As a sales pitch, perhaps it leaves something to be desired. "Pay more, get less." Who could resist? Yet for reasons that I have never understood, that's exactly what's on offer from those people who argue that it's time to scrap the BBC licence fee and switch to some form of subscription-based financing.
As a couple's counsellor, I find that it is mostly the women who bring their husbands or male partners along with them, often pulling them by the scruff of their neck through the door. But once settled in, and a therapeutic alliance is formed between the therapist and the couple, work can begin in earnest.
It's not an oversight or an accident that the PCC fails to spell out to the public which newspapers attract the most complaints and which papers breach the code most often. Look at this table of complaints about UK national daily and Sunday newspapers for 2013, compiled by Hacked Off from the PCC Monthly Complaint Summaries, and you will soon get an idea of who benefits if the public doesn't see these figures...
Sex addiction seems to be the topic du jour in Hollywood these days. Stuart Blumberg 's Thanks for Sharing is the latest movie to broach the thorny issue that was first tackled, rather more successfully, by Steve McQueen in Shame. The jury is still out on whether sex addiction is a legitimate diagnosis or an excuse for bad behavior... but here's 10 facts to help you decide for yourself.
Jeremy Browne, like Nick Clegg so many times before him, poses a false dichotomy when he says the Party must choose whether to be a party of protest or of Government. Liberal Democrats want the Party to be an effective Party Government, which upholds the principles it says it stands for, not to be hijacked by those seeking a mid-career boost...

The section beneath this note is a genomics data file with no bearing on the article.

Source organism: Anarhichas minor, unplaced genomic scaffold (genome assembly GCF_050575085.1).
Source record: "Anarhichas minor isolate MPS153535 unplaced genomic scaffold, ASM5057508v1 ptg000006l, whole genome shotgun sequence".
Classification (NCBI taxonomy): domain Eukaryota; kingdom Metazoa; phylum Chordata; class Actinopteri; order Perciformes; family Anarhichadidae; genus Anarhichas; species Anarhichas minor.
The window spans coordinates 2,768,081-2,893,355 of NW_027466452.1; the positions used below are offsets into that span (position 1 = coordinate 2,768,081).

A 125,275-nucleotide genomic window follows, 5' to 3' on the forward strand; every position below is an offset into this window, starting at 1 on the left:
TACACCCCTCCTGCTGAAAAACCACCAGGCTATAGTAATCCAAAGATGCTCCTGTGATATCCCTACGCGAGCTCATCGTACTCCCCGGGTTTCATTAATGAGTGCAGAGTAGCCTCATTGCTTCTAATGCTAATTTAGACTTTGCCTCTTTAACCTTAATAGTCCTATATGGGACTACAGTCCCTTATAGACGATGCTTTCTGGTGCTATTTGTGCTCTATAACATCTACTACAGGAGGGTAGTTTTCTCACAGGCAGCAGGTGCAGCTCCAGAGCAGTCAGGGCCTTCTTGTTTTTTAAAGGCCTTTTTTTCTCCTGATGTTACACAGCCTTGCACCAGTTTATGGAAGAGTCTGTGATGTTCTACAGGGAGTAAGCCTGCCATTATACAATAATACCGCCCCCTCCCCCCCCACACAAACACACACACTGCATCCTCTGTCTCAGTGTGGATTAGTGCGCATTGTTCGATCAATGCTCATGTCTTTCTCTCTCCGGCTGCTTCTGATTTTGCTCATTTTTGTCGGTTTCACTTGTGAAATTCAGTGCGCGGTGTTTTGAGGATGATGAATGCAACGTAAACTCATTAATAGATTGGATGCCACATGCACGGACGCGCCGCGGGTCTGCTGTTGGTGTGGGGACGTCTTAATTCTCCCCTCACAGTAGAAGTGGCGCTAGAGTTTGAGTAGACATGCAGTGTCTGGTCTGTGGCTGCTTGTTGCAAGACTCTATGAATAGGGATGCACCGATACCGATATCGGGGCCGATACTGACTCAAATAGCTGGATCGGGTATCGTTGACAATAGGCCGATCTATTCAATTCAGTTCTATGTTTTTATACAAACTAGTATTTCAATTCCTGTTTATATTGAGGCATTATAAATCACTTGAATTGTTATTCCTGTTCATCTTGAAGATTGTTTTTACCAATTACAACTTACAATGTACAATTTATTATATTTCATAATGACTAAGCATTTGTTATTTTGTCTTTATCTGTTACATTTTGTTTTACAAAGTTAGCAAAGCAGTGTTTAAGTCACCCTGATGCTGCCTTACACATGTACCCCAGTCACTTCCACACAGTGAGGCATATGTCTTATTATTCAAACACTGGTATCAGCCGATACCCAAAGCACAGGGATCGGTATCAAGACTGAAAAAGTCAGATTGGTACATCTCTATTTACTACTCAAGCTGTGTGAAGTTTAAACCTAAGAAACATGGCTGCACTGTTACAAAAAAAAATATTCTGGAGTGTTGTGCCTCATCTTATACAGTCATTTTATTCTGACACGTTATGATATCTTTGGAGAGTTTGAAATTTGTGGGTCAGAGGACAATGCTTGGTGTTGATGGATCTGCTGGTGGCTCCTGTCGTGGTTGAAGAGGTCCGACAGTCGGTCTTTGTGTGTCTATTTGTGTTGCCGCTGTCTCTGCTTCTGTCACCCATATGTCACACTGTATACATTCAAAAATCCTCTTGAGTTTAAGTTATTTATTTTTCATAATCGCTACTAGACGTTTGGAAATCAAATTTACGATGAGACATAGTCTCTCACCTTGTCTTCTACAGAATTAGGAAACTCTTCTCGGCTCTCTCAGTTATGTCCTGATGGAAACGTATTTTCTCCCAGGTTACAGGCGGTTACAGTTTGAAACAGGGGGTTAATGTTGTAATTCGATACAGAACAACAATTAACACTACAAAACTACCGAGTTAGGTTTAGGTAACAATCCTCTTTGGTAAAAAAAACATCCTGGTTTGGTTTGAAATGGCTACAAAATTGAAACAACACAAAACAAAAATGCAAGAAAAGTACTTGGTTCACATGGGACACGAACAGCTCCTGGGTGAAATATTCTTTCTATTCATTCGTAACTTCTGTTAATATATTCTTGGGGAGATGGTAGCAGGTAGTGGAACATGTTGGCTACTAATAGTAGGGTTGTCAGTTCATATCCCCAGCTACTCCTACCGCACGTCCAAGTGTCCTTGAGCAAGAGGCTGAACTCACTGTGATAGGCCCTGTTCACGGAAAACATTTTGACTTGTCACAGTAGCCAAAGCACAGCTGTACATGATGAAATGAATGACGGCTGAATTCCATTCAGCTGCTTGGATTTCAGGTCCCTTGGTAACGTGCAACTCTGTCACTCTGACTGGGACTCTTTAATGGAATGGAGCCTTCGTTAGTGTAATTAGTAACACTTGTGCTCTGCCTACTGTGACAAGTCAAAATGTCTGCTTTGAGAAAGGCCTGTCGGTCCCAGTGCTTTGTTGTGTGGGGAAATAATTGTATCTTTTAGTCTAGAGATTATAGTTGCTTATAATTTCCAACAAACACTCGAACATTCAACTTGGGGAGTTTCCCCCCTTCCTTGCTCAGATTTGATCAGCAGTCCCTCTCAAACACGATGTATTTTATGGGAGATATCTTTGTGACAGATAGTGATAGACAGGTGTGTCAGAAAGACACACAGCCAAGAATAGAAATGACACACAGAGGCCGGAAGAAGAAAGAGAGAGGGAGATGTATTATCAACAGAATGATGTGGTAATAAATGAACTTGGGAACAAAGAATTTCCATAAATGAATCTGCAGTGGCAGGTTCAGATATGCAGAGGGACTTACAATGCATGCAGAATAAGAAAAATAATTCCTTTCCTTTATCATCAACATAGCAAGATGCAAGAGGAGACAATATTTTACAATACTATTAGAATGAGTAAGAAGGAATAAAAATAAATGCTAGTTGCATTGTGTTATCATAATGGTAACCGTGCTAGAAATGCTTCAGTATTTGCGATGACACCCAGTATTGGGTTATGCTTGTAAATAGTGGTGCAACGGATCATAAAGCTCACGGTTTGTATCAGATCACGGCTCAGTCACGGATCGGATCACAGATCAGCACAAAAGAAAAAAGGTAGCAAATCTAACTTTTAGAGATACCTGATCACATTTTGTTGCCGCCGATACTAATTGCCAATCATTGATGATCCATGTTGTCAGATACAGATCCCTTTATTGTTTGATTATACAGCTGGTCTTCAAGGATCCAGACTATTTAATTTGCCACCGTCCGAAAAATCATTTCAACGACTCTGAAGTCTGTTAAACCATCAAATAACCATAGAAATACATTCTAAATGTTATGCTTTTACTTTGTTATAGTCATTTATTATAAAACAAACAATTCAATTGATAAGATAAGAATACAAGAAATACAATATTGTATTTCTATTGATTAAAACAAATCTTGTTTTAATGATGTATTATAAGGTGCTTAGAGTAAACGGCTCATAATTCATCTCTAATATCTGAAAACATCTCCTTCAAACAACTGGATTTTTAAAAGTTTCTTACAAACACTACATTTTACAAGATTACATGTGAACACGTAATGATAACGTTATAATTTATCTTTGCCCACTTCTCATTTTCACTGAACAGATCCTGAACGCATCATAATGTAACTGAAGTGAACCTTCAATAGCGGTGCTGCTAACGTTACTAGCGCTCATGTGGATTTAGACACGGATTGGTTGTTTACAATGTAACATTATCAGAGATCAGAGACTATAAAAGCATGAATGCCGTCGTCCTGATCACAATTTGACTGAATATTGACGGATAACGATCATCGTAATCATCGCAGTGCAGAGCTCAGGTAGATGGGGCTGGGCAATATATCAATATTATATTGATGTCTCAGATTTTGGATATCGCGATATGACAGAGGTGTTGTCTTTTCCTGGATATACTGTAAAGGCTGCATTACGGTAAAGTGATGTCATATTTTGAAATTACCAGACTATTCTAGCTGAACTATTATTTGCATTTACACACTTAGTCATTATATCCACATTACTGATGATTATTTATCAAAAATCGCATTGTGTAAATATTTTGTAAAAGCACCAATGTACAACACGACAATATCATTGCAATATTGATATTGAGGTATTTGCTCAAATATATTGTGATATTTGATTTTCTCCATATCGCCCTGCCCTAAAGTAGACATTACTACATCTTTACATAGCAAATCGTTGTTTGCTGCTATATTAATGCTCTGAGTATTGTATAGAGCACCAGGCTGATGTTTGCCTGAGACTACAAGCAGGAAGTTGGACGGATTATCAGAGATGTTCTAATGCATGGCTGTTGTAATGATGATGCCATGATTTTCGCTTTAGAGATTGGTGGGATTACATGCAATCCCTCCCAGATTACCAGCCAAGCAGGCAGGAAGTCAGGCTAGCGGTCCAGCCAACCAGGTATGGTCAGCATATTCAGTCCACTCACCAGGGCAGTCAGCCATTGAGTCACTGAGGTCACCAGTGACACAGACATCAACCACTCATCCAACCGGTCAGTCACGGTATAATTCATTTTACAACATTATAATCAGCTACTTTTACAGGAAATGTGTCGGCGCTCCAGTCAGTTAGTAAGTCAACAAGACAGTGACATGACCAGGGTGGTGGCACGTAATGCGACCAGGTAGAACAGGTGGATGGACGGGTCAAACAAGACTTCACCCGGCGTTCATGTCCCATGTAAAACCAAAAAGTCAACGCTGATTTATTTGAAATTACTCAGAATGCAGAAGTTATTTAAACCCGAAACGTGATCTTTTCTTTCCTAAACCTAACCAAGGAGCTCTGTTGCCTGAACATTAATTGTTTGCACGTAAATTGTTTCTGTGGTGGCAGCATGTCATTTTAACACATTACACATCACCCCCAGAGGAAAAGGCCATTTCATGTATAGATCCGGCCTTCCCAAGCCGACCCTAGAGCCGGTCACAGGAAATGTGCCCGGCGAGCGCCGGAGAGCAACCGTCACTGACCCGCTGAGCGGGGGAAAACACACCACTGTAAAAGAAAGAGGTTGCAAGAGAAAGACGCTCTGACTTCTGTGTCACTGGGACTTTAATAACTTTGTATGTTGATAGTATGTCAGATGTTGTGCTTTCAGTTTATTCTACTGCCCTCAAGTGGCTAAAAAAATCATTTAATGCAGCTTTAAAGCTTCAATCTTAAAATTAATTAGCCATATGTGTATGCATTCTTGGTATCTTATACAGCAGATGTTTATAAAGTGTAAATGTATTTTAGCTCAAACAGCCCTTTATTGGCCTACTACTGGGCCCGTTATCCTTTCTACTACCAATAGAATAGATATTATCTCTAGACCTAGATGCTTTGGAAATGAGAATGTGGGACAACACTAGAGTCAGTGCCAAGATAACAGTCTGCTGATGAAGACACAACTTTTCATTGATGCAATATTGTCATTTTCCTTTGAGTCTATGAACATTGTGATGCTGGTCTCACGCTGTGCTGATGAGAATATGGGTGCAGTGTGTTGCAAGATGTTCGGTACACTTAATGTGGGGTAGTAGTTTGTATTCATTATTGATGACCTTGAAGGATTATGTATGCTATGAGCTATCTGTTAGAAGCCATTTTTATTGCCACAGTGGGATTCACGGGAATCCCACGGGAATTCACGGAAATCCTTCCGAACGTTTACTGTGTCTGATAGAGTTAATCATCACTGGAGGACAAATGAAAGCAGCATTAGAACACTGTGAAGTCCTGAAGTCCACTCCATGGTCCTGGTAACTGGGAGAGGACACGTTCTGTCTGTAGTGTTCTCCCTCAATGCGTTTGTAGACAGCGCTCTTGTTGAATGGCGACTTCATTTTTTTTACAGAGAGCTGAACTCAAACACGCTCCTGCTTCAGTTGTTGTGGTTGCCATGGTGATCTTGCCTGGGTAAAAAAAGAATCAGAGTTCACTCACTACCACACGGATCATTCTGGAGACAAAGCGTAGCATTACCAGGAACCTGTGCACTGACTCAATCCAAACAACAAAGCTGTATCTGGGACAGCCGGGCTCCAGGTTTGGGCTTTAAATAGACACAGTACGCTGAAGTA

We are asked to believe that while the poor newspapers have been hounded over phone hacking, 'blue-chip companies' of all sorts are getting clean away with paying private investigators to break the law on a vast scale. What is striking about this claim is not the fragmentary evidence on which it is based nor the way it has been overblown in the newspapers (and we will return to those matters soon), but the breathtaking hypocrisy of it all.
According to Times columnist Sarah Vine, "forty only feels good if you're famous". "Hollywood does not reflect the real world" and, in essence, that an invisibility cloak surrounds older women who are civilians rather than movie icons. Much as I admire Sarah Vine as a writer, my response to her theory is, "oh, purleeese. Sarah", it's simply not true,
The newly launched 'Fair Admissions Campaign' demands that all state-funded schools should be open to all children, regardless of their parents' religion. It claims that it is 'widely supported', but that seems to fly in the face of the very limited number and size of the groups who have formed the campaign.